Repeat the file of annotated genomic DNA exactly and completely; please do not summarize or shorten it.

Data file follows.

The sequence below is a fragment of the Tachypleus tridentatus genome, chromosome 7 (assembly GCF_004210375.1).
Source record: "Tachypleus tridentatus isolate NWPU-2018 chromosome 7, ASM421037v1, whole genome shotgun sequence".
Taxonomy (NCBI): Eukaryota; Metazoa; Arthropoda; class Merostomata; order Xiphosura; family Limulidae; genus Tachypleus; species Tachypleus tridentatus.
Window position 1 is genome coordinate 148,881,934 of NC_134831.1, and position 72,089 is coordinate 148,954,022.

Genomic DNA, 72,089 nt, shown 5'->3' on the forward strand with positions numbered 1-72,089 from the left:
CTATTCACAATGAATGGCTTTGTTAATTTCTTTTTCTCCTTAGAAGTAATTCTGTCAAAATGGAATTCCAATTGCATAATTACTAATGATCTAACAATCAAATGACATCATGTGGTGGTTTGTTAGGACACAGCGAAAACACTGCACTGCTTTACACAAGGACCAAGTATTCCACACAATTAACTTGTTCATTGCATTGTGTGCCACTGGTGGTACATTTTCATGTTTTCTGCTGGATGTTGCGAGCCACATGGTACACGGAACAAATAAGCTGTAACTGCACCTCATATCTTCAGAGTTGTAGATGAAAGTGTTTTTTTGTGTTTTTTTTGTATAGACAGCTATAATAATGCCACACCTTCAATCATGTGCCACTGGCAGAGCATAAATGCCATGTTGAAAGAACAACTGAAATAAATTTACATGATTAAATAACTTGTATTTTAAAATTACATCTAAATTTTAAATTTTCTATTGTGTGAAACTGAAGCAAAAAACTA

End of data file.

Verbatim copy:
The sequence below is a fragment of the Tachypleus tridentatus genome, chromosome 7 (assembly GCF_004210375.1).
Source record: "Tachypleus tridentatus isolate NWPU-2018 chromosome 7, ASM421037v1, whole genome shotgun sequence".
Taxonomy (NCBI): Eukaryota; Metazoa; Arthropoda; class Merostomata; order Xiphosura; family Limulidae; genus Tachypleus; species Tachypleus tridentatus.
Window position 1 is genome coordinate 148,881,934 of NC_134831.1, and position 72,089 is coordinate 148,954,022.

Genomic DNA, 72,089 nt, shown 5'->3' on the forward strand with positions numbered 1-72,089 from the left:
CTATTCACAATGAATGGCTTTGTTAATTTCTTTTTCTCCTTAGAAGTAATTCTGTCAAAATGGAATTCCAATTGCATAATTACTAATGATCTAACAATCAAATGACATCATGTGGTGGTTTGTTAGGACACAGCGAAAACACTGCACTGCTTTACACAAGGACCAAGTATTCCACACAATTAACTTGTTCATTGCATTGTGTGCCACTGGTGGTACATTTTCATGTTTTCTGCTGGATGTTGCGAGCCACATGGTACACGGAACAAATAAGCTGTAACTGCACCTCATATCTTCAGAGTTGTAGATGAAAGTGTTTTTTTGTGTTTTTTTTGTATAGACAGCTATAATAATGCCACACCTTCAATCATGTGCCACTGGCAGAGCATAAATGCCATGTTGAAAGAACAACTGAAATAAATTTACATGATTAAATAACTTGTATTTTAAAATTACATCTAAATTTTAAATTTTCTATTGTGTGAAACTGAAGCAAAAAACTA